“You say I’m a man of curious habits? Jim’s talking to a table!”
The Enterprise is patrolling the Neutral Zone when they find a small one-man craft pitted with meteor damage. They beam the survivor aboard, and he turns out to be the famed Carter Winston. He’s supposed to be a “living legend,” a space trader, but the animation makes him look like the guy on the Captain Morgan Spiced Rum bottle. Spock demands an immediate identity check, which irritates McCoy. The computer confirms his identity, but McCoy finds some irregularities. Conveniently, Carter’s fiancé, Anne Nored (a dreamy-voiced Nichelle Nichols), is also aboard Enterprise and reunites with Carter long enough for him to tell her the wedding’s off. Nice way to find out.
Later, Carter changes his physical appearance. At first, he looks like a plant-creature, but then he changes into Kirk’s form. “Kirk” enters the bridge and sets a course through the Neutral Zone, which raises eyebrows from Sulu and Spock. The real Kirk is in his quarters when all of this is happening. He’s shocked to discover the ship is in the Neutral Zone. They look at a security tape showing “Kirk” give the order. Carter morphs again, this time turning into McCoy. Anne enters sickbay and asks for advice from “McCoy.” Get on with your life, Anne! There are some shades of “What Are Little Girls Made Of?” It’s weird that we have women serving on a starship waiting around to snag husbands.
Kirk wants “McCoy” to run a complete physical examination of him, considering what he perceives to be memory lapses, but all of this comes to a head pretty quickly when “Winston” reveals himself to be a Vendorian, a race of shape-shifters banned from the Federation for their deceitful ways. Anne, being a security officer, confronts “Carter” with a phaser, but she can’t bring herself to pull the trigger even though this is obviously not Carter Winston. She does know she could’ve used the “stun” setting? She’s a terrible officer. The Romulans show up and demand the Enterprise surrender. Kirk reasons the Enterprise was lured into the Neutral Zone by “Winston” to provoke a conflict with the Romulans.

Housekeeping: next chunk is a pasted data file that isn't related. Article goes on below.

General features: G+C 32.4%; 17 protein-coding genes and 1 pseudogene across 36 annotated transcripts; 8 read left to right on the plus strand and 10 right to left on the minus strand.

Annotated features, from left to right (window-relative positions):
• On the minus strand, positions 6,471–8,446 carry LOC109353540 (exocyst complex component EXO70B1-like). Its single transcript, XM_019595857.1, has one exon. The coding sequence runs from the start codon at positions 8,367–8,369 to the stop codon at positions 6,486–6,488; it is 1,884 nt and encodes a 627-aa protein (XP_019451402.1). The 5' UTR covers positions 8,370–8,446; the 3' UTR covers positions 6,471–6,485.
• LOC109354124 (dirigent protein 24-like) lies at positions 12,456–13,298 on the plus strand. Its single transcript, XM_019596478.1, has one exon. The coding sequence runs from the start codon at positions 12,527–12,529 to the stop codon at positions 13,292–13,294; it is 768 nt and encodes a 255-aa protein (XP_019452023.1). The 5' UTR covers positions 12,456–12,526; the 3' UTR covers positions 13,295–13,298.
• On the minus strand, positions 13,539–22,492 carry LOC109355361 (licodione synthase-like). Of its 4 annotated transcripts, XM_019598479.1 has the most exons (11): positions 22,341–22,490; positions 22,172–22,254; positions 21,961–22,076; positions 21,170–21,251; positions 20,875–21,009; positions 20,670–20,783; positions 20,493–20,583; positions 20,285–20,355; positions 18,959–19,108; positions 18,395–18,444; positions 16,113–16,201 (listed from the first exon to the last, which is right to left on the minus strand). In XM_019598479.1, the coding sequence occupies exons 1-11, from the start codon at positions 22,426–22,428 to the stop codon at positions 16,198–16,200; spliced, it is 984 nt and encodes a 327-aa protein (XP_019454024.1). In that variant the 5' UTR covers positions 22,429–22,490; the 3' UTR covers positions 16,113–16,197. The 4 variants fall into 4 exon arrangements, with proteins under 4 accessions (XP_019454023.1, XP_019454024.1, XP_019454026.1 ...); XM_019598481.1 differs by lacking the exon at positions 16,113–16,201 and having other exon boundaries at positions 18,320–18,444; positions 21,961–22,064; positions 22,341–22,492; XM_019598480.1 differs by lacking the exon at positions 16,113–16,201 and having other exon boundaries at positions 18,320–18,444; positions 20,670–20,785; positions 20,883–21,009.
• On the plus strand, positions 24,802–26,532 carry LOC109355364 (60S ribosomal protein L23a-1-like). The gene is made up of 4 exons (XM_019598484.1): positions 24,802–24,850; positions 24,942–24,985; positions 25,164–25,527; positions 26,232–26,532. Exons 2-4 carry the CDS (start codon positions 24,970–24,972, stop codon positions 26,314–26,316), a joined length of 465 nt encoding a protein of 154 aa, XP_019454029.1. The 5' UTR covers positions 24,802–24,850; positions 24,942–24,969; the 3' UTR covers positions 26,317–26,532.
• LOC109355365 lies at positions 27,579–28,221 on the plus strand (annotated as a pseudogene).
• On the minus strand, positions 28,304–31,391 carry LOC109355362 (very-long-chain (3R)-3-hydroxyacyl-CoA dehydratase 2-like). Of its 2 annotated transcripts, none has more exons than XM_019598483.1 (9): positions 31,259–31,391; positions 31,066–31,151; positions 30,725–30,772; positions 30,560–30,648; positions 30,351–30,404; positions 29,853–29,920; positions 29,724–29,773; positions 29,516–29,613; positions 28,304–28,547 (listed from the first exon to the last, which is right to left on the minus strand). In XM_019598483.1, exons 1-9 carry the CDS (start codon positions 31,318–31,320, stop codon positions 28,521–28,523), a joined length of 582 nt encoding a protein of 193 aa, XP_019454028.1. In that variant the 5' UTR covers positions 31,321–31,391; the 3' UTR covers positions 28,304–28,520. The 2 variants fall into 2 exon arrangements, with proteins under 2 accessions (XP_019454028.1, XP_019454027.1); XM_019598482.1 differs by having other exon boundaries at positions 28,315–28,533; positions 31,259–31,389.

I don’t understand this. If you have the ability to shape-shift, why would you bother with political intrigue? I know this was a major plot-point in Deep Space Nine with the Founders and their machinations, but it still makes very little sense. It turns out Winston died a year after crashing on the Vendorian planet. He tells Anne the real Winston loved her, and that by adopting Winston’s form, he now feels the same emotion, but he’s a weird shape-shifting plant monster so it’ll never work. The Enterprises engages in battle with the Romulans. Out of a sense of guilt “Winston” saves the day, and I’m not quite sure how. Anne gets over her prejudice and decides to strike up a relationship with the plant monster. What? Anne, I’m telling you …
Twice a week, Star Trek Rewind explores the Star Trek universe. From Archer to Janeway, Kirk to Picard, and Georgiou to Sisko — boldly read what no one has read before!
For more insane Star Trek babble, check out my podcast (with co-host David B. Anderson), Ship to Ship: A Star Trek Podcast.